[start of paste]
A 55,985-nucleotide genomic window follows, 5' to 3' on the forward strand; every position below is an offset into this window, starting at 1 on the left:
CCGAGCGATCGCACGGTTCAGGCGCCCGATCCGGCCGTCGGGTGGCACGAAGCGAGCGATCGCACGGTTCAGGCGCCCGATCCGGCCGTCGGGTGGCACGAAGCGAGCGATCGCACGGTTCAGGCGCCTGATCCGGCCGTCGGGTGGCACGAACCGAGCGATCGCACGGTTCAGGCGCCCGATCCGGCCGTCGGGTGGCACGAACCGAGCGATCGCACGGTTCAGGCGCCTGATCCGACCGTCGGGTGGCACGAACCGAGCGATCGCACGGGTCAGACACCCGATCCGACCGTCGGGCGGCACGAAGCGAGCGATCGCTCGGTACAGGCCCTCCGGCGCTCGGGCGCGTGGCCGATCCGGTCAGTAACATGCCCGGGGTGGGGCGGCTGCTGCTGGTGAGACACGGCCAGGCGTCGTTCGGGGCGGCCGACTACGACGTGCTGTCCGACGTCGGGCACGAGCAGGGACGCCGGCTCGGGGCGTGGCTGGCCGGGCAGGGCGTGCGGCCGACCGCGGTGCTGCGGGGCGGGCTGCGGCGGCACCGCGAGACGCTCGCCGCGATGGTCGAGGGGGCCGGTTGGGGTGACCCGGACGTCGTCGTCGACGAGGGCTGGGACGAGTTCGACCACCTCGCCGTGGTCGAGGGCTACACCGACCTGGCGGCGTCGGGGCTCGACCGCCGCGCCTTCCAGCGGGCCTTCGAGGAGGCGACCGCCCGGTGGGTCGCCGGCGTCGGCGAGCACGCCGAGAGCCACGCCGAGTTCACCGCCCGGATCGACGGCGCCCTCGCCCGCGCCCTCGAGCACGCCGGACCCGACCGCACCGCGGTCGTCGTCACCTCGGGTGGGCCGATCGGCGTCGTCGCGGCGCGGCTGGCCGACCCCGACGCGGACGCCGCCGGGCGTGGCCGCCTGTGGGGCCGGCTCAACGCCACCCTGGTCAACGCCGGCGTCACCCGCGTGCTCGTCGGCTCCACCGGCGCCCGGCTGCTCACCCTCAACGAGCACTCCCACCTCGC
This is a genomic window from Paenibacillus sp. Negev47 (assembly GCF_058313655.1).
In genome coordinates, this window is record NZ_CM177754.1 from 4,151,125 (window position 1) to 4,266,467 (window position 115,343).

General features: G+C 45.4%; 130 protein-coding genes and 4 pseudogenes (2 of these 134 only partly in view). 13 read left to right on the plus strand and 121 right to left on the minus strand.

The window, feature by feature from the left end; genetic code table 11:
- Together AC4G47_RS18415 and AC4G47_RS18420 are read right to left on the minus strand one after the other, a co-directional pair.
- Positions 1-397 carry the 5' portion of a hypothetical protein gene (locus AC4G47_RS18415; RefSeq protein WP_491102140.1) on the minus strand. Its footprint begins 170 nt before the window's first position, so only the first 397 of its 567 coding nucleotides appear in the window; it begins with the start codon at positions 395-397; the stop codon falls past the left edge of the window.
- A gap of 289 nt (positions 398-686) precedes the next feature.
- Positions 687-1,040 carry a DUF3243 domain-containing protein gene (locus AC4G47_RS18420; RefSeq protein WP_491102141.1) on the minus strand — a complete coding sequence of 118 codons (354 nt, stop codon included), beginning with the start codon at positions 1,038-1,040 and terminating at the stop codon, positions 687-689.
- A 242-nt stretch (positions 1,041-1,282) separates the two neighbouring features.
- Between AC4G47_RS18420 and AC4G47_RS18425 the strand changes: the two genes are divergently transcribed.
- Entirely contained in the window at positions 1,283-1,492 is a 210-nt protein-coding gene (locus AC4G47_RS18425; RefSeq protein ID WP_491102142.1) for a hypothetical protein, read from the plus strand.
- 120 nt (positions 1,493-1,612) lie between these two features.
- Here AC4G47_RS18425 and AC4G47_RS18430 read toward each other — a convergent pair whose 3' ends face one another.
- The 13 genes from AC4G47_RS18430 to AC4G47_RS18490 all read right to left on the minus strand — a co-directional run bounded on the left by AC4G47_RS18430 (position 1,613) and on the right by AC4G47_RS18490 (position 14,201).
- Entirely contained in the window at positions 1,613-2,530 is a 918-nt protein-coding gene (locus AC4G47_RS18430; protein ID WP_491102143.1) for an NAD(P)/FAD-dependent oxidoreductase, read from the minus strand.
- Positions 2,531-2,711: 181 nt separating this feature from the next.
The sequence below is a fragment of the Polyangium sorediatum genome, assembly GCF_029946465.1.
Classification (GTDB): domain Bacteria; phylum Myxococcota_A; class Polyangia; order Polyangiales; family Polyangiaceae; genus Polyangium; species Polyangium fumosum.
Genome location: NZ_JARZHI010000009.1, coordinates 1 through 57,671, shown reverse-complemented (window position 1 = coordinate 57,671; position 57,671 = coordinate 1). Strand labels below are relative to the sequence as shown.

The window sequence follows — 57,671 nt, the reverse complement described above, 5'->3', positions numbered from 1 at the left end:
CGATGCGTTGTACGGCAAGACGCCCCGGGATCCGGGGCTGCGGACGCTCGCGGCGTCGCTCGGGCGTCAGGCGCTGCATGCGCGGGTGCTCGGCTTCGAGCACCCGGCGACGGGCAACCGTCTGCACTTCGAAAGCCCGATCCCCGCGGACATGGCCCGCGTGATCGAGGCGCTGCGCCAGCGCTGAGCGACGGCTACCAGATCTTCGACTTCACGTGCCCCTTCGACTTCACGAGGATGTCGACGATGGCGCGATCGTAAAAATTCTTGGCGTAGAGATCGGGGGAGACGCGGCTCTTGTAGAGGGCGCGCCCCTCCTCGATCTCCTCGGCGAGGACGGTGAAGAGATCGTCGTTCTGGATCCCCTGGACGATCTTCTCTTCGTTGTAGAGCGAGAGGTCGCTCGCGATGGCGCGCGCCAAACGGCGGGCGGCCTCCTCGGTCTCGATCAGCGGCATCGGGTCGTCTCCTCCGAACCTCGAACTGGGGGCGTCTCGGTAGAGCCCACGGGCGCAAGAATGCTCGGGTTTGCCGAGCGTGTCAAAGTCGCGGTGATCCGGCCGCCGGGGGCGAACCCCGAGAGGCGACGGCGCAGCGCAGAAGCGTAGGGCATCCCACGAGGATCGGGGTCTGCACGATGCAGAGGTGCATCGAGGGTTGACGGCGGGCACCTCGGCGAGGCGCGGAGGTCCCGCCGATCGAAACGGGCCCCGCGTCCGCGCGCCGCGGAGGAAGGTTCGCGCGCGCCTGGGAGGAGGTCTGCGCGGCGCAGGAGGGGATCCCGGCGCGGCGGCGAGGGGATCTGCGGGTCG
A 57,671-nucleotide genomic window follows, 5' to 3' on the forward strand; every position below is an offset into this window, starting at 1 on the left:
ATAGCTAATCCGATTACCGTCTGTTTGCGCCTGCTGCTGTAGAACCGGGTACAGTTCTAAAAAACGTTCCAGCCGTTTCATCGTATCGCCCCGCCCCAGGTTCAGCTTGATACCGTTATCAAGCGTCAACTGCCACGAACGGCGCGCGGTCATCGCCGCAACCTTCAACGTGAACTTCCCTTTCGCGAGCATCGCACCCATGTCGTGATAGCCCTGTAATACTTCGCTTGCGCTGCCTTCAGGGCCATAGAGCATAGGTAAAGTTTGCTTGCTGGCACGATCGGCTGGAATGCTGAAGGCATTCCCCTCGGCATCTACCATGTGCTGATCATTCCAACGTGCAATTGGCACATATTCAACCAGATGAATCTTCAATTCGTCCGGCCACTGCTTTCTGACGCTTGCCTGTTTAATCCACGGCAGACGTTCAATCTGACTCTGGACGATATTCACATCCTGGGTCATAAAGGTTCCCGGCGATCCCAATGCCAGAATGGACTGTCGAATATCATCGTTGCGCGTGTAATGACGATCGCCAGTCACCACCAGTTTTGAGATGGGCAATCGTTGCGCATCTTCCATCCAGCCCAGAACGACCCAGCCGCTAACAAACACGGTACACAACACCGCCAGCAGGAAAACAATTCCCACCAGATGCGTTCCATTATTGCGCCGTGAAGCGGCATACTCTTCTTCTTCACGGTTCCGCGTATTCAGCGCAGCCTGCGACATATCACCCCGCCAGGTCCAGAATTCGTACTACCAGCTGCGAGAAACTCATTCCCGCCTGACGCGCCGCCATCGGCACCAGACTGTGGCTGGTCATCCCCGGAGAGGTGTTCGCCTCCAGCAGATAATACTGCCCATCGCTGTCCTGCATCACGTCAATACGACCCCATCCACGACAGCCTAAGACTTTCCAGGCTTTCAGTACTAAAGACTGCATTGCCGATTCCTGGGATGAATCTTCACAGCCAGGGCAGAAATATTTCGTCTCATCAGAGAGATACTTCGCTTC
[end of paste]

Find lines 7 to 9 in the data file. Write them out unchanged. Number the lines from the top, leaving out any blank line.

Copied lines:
- Together AC4G47_RS18415 and AC4G47_RS18420 are read right to left on the minus strand one after the other, a co-directional pair.
- Positions 1-397 carry the 5' portion of a hypothetical protein gene (locus AC4G47_RS18415; RefSeq protein WP_491102140.1) on the minus strand. Its footprint begins 170 nt before the window's first position, so only the first 397 of its 567 coding nucleotides appear in the window; it begins with the start codon at positions 395-397; the stop codon falls past the left edge of the window.
- A gap of 289 nt (positions 398-686) precedes the next feature.